On the eighth day of ICU admission, the patient was found to be HIV-positive, with a CD4 count of 0 cells/mcL, and further work-up revealed central nervous system (CNS) and colon involvement of the CMV. Foscarnet, a nephrotoxic antiviral suggested by the guidelines for dual coverage of central nervous system CMV involvement, was to be started in conjunction with ganciclovir [17, 18]. Given the patient’s cachexia, creatinine was suspected to be an unreliable marker of GFR, therefore prompting cystatin C to be checked in order to assist with dosing and monitoring of foscarnet and other antimicrobials. Cystatin C measured 1.50 mg/L, which corresponded to an estimated GFR of 36 mL/min, considerably lower than the GFR predicted by creatinine. Due to the degree of the disparity, other surrogates of GFR were explored. A sulfamethoxazole peak level on full-dose therapy was found to be 136 mcg/mL, which is within the target range of 100–150 mcg/mL and suggestive of a GFR approximated by the serum creatinine-based estimate [19]. An 8-hour urine creatinine clearance was also collected and indicated a GFR > 120 mL/min (Table 2) [20]. As cystatin C was the only marker indicating renal insufficiency, this was disregarded and medications were dosed according to a GFR > 120 mL/min. Serial monitoring of the creatinine, cystatin C, sulfamethoxazole concentration, and 8-hour urine creatinine clearance was performed throughout the ICU course and consistently suggested that the serum creatinine better estimated the patient’s true GFR than the serum cystatin C. Unfortunately, despite aggressive supportive measures and initiation of antiretroviral therapy, the patient failed to meaningfully improve. She was transitioned to comfort measures and died on hospital day 16.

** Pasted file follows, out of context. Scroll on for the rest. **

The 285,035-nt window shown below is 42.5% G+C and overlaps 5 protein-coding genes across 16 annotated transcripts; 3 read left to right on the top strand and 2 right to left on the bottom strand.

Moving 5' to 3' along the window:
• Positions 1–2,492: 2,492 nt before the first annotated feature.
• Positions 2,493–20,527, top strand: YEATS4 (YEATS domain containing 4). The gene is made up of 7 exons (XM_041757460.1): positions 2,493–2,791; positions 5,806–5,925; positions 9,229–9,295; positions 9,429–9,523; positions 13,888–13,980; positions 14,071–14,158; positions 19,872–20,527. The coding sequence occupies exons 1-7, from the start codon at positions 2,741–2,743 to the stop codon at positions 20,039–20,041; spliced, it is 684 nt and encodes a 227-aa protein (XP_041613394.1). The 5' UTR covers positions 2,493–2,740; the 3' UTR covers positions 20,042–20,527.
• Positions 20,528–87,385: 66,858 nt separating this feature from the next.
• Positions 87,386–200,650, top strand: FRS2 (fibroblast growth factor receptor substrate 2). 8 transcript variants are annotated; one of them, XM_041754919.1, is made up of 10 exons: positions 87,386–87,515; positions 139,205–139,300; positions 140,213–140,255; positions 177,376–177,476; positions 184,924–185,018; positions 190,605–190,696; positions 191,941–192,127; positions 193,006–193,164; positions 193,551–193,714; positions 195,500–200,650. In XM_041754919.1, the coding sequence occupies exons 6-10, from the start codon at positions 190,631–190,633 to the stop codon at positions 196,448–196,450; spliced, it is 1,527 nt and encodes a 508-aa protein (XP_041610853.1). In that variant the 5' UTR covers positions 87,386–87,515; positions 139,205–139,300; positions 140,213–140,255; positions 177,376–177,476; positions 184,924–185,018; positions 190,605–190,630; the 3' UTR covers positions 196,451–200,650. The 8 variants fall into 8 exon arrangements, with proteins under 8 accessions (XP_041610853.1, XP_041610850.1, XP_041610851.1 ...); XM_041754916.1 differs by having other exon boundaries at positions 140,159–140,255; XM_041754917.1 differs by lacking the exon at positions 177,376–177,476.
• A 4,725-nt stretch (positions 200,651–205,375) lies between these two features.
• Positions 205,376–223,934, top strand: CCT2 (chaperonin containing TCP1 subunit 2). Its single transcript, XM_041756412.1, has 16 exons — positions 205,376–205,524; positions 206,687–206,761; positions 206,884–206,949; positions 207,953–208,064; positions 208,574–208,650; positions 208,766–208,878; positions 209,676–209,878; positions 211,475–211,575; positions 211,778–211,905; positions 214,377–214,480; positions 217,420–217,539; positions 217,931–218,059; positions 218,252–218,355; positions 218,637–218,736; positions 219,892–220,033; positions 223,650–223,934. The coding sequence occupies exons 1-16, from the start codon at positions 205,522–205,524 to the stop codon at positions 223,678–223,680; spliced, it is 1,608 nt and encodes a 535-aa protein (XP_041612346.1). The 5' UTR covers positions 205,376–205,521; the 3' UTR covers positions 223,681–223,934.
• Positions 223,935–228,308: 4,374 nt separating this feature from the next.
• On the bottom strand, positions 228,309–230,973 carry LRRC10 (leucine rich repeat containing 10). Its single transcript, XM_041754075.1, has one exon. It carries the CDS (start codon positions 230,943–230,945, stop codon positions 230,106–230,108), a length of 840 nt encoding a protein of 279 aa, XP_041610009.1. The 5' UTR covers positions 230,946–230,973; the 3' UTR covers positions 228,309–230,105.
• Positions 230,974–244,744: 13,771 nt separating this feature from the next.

Table 2: Creatinine clearance following the 8-hour urine collections.

3. Discussion

Serum creatinine has historically been the standard to estimate GFR and optimize medication dosing in HIV-positive patients, but in recent years cystatin C has been shown to be an equivalent or more reliable alternative [1, 9, 12]. Our case illustrated a >60 mL/min difference in estimated GFR when calculated with serum creatinine versus serum cystatin C. An accurate assessment of GFR was imperative in this patient as she exhibited a high severity of illness requiring administration of multiple nephrotoxic medications with narrow therapeutic indices. The patient had numerous factors that could have contributed to the inaccuracy of serum creatinine, including cachexia and its unreliability in the acute setting. However, given that the sulfamethoxazole concentrations were found to be in the therapeutic range and that the creatinine clearance was found to exceed 120 mL/min on the 8-hour urine collections, the patient’s true GFR appears to have been better estimated by the serum creatinine than by the serum cystatin C either alone or in combination via the equation.